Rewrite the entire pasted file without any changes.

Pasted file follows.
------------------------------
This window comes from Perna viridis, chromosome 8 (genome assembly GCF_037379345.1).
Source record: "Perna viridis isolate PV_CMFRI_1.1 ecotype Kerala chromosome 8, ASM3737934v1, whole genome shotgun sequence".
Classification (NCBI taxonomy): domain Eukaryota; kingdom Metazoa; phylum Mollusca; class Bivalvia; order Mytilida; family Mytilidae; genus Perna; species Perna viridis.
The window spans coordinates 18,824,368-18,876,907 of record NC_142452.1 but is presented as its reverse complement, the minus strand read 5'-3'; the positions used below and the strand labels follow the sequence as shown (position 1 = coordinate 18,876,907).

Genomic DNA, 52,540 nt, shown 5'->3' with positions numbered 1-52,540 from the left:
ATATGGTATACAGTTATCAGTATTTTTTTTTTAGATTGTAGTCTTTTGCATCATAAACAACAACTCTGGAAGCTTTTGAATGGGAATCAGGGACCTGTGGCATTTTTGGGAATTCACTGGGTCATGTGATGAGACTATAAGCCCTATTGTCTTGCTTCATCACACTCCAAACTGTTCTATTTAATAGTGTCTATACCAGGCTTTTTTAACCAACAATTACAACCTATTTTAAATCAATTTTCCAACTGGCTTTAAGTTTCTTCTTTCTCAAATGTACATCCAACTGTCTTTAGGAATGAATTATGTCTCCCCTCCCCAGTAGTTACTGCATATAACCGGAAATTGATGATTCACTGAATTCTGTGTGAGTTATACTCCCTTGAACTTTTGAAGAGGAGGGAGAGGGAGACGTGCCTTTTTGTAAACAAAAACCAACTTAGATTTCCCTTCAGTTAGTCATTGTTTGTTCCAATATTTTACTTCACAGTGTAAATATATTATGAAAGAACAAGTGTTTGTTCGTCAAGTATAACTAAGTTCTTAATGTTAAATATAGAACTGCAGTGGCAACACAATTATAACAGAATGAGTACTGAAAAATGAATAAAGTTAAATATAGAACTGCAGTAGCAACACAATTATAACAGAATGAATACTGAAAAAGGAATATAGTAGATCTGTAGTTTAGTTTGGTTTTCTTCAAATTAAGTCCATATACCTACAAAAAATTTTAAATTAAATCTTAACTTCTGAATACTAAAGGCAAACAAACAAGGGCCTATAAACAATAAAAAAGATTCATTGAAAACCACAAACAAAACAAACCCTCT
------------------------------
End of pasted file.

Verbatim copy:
This window comes from Perna viridis, chromosome 8 (genome assembly GCF_037379345.1).
Source record: "Perna viridis isolate PV_CMFRI_1.1 ecotype Kerala chromosome 8, ASM3737934v1, whole genome shotgun sequence".
Classification (NCBI taxonomy): domain Eukaryota; kingdom Metazoa; phylum Mollusca; class Bivalvia; order Mytilida; family Mytilidae; genus Perna; species Perna viridis.
The window spans coordinates 18,824,368-18,876,907 of record NC_142452.1 but is presented as its reverse complement, the minus strand read 5'-3'; the positions used below and the strand labels follow the sequence as shown (position 1 = coordinate 18,876,907).

Genomic DNA, 52,540 nt, shown 5'->3' with positions numbered 1-52,540 from the left:
ATATGGTATACAGTTATCAGTATTTTTTTTTTAGATTGTAGTCTTTTGCATCATAAACAACAACTCTGGAAGCTTTTGAATGGGAATCAGGGACCTGTGGCATTTTTGGGAATTCACTGGGTCATGTGATGAGACTATAAGCCCTATTGTCTTGCTTCATCACACTCCAAACTGTTCTATTTAATAGTGTCTATACCAGGCTTTTTTAACCAACAATTACAACCTATTTTAAATCAATTTTCCAACTGGCTTTAAGTTTCTTCTTTCTCAAATGTACATCCAACTGTCTTTAGGAATGAATTATGTCTCCCCTCCCCAGTAGTTACTGCATATAACCGGAAATTGATGATTCACTGAATTCTGTGTGAGTTATACTCCCTTGAACTTTTGAAGAGGAGGGAGAGGGAGACGTGCCTTTTTGTAAACAAAAACCAACTTAGATTTCCCTTCAGTTAGTCATTGTTTGTTCCAATATTTTACTTCACAGTGTAAATATATTATGAAAGAACAAGTGTTTGTTCGTCAAGTATAACTAAGTTCTTAATGTTAAATATAGAACTGCAGTGGCAACACAATTATAACAGAATGAGTACTGAAAAATGAATAAAGTTAAATATAGAACTGCAGTAGCAACACAATTATAACAGAATGAATACTGAAAAAGGAATATAGTAGATCTGTAGTTTAGTTTGGTTTTCTTCAAATTAAGTCCATATACCTACAAAAAATTTTAAATTAAATCTTAACTTCTGAATACTAAAGGCAAACAAACAAGGGCCTATAAACAATAAAAAAGATTCATTGAAAACCACAAACAAAACAAACCCTCT